On ‘strike’ and ‘surprise’
Mohsin Raza Malik

Pakistan and India got closer to a full-blown armed conflict last week as both countries remained committed to surprise each other militarily. First, India claimed to have conducted a “surgical strike” on a “terror facility” inside Pakistan. However, not really impressed by such Indian claim, Pakistan also readily vowed to thoroughly surprise India. So, in rather a surprising move, Pakistan Air Force shot down two Indian aircrafts the very next day. Later, Pakistan also returned the captured Indian Air Force pilot to de-escalate tensions between the two countries. But despite such “peace gesture” by Pakistan, India currently looks in no mood of climbing down the escalation ladder. Soon after the release of Indian pilot by Pakistan, Indian army martyred four, including two Pakistan army soldiers, during unprovoked shelling along the Line of Control in AJK.

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Pakistan-India military escalation
Mohsin Raza Malik

The military tensions between two nuclear-armed South Asian neighbours have escalated since the attack in Pulwama. Instantly accusing Pakistan, Prime Minister Narendra Modi vowed a “crushing response”. He had given the armed forces a free hand to punish the masterminds of this suicide bombing.

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Pulwama attack: The winners and losers
Mohsin Raza Malik

At least 40 personnel of Central Reserve Police Force (CRPF) of India were killed on Thursday in what has been dubbed the deadliest attack on Indian security forces in the occupied state of Jammu and Kashmir. In this terrible incident, a suicide bomber rammed an explosive-laden vehicle into a bus in the paramilitary convoy in the Pulwama district in IOK. As usual, in a knee-jerk reaction, India readily implicates Pakistan for this terror attack. And once again, India chose to do so without sharing any credible evidence, and even holding any formal inquiry into the incident. Strangely, Indian Foreign Office summoned Pakistan High Commissioner to India Sohail Mahmood soon after this attack and lodged a strong protest over it. Indian Prime Minister Narendra Modi also instantly came forward with his signature anti-Pakistan diatribe. He vowed a “crushing response” after warning that those responsible would pay a “very heavy price”. “Our neighbouring country thinks such terror attacks can destabilise us, but their plans will not materialise”, he said.

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Anatomy of hindutva
Mohsin Raza Malik

The term “Hindutva” is alternatively used to signify a variety of the concepts such as “Hindu Nationalism”, “Hindu Supremacism” and “Brahmanism” in today’s India. Though “Hindutva” remained prominent in the wake of religious extremism, intolerance and violence against the religious minorities and marginalized communities throughout the Modi-led BJP rule in India, this phenomenon dates back to pre-partitioned India. In the late 1930s, the Congress Ministries in British India essentially displayed a sort of Hindu chauvinism, which has been a hallmark of Hindutva. Similarly, Mahatma Gandhi, the founding father of India was assassinated by an ultra-nationalist Hindu and RSS member Nathuram Godse for “favouring the political demands of Indian Muslims”.

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The changing face of Kashmiri resistance
Mohsin Raza Malik

There was a curfew-like situation in the disputed state of Jammu and Kashmir during Indian PM Modi’s visit to the state on Sunday. Ahead of his visit, top Hurriyat leaders like Mirwaiz Umar Farooq, Syed Ali Geelani, and Yasin Malik were put under house arrest. In fact, this ugly episode just epitomises the general state of affairs in the troubled valley. Soon after coming into power in May 2014, the Modi-led BJP regime in India came forward with its ‘muscular approach’ to suppress the ongoing freedom movement in IOK. It tried to absorb Kashmir in line with its “One Country, One Constitution” policy by scraping the constitutional provisions grating special status to the state of J&K within the Indian union. These strategies, however, have been quite counterproductive. And they have given a substantial impetus to the ongoing resistance movement in the valley.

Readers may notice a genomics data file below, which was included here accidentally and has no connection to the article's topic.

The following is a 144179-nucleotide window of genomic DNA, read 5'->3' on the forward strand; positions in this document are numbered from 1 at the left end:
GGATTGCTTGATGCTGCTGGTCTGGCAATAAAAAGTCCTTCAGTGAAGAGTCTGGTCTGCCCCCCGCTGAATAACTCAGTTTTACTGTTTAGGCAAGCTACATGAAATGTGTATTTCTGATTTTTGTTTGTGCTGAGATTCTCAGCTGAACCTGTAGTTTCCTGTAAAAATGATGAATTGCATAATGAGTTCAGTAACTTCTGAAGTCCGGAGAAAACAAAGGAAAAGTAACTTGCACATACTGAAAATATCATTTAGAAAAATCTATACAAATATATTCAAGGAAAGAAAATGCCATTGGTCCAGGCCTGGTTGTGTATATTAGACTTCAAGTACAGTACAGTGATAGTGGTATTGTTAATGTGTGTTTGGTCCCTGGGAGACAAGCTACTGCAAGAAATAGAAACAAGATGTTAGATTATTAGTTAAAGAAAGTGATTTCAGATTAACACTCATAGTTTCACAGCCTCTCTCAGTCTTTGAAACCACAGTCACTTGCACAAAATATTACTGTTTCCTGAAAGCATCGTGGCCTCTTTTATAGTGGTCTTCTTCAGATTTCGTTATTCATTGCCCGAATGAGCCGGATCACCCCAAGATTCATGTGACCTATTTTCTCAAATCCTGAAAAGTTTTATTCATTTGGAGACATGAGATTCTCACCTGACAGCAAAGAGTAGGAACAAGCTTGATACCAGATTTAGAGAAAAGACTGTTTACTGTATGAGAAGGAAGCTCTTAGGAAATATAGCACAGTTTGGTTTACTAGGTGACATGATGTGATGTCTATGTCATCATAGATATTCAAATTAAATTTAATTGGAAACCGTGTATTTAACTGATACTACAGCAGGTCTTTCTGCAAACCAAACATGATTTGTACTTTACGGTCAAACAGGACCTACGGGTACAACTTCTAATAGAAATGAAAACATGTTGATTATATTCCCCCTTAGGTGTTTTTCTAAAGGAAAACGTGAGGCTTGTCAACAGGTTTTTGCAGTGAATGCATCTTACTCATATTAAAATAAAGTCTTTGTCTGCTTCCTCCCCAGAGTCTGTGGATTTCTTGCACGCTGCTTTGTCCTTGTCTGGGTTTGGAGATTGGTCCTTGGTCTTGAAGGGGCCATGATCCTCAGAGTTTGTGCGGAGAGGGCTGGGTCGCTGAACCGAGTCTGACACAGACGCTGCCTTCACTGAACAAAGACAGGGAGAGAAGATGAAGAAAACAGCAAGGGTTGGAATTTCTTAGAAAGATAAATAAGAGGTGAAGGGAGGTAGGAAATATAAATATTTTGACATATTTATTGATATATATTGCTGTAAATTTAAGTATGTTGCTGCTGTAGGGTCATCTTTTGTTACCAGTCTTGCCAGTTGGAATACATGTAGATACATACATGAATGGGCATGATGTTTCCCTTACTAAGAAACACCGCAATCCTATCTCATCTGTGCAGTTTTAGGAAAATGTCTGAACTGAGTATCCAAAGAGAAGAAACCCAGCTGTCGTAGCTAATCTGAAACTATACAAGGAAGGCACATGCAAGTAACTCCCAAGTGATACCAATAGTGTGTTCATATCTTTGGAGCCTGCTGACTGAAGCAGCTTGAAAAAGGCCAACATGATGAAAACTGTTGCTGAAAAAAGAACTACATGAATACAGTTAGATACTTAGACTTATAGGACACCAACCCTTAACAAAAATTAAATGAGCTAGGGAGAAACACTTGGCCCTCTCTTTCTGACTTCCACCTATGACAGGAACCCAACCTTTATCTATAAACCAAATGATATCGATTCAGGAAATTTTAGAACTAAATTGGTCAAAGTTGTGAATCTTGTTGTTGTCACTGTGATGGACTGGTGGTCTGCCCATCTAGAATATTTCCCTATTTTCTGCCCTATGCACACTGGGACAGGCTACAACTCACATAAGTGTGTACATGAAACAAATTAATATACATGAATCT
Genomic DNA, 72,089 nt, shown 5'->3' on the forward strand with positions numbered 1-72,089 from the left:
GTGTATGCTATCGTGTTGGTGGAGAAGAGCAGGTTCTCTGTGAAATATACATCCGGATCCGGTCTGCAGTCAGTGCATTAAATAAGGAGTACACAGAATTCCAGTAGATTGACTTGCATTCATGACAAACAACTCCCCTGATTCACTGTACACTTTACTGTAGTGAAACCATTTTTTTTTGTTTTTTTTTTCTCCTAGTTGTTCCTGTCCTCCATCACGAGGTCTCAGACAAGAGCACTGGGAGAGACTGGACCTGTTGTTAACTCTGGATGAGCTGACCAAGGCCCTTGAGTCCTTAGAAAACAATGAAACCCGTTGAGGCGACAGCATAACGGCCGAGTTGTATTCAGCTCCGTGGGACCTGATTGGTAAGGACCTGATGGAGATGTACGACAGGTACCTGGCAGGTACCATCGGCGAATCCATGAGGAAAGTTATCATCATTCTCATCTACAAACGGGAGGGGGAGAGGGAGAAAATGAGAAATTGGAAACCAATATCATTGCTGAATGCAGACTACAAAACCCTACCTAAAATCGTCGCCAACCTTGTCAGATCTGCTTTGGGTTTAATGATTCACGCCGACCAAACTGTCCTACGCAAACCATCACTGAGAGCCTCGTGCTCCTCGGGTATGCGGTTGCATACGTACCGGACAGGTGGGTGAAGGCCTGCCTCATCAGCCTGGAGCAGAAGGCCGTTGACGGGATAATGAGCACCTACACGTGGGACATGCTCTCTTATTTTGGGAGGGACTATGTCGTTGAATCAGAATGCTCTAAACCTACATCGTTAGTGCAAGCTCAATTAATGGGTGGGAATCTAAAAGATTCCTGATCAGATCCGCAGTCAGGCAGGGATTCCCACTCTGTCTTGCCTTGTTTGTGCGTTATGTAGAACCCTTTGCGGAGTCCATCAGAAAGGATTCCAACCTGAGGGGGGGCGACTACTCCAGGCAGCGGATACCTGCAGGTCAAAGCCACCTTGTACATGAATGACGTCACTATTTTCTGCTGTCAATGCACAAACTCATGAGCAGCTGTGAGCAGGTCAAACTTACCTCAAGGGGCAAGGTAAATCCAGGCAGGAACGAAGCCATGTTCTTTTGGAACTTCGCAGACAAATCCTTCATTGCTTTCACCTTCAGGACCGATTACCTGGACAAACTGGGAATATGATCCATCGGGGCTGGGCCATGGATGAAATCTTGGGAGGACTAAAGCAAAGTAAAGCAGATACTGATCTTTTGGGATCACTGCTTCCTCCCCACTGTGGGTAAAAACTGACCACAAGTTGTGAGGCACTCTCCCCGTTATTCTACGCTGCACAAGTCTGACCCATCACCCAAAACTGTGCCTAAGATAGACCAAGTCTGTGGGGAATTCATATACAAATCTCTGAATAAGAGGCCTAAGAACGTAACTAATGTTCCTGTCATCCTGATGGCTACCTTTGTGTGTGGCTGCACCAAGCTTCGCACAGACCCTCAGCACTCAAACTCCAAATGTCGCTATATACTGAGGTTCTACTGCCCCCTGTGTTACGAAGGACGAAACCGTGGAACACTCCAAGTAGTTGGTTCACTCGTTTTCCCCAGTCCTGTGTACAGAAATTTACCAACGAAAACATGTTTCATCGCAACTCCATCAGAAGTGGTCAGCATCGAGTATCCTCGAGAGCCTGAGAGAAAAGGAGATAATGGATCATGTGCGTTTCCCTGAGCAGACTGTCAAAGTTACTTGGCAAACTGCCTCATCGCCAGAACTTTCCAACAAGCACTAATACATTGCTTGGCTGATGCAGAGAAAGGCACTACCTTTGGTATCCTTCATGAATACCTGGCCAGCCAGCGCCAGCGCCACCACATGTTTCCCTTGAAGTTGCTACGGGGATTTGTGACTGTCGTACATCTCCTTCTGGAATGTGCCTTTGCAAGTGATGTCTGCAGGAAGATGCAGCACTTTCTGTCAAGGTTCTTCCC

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PHCs performance in 2018
Durdana Najam

The Punjab Healthcare Commission (PHC) has been established through the promulgation of the Punjab Healthcare Commission Act 2010 as a premier regulatory body to improve the quality of healthcare services in Punjab, including alternate and traditional methods of treatments such as Homeopathy and Tibb. The Commission is also legally bound to eliminate quackery in all its forms and manifestation. Invested with diverse regulatory role, the Commission has also been responsible to do advocacy for the propagation of best health practices. Since its inspection the Commission has been creating awareness among health experts and other stakeholders including patients, about health related issues, such as dengue, quackery, seasonal influenza and smog. To perform all these functions, the Commission has setup six directorates and an Anti-Quackery cell beside other departments.

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A blot on India’s secular credentials
Durdana Najam

To put things in the right perspective, Shashi Tharoor, Congress MP and writer, has introduced a private member’s Bill in the Lok Sabha seeking to protect freedom of literature. Its objective is that “authors must be guaranteed the freedom to express their work without fear of punitive action by the State or by sections of society.” It seeks the removal of three Indian Penal Codes sections, including 295A—a blasphemy law about, “Deliberate and malicious acts, intended to outrage religious feelings or any class by insulting its religion or religious beliefs.

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Xinjiang and the Uighur question
S M Hali

Setting the record straight Last week I returned from a visit to Shanghai and Urumqi. I had been invited for a series of lectures at the Shanghai University. The discourse with the academics was refreshing and the exchange of ideas wholesome. Shanghai does not fail to impress at each visit, but the real change is apparent in Xinjiang. My first visit to the capital of China’s largest province was in 1974, when Urumqi was underdeveloped. It has come a long way since then and can now compete with any developed capital of the world.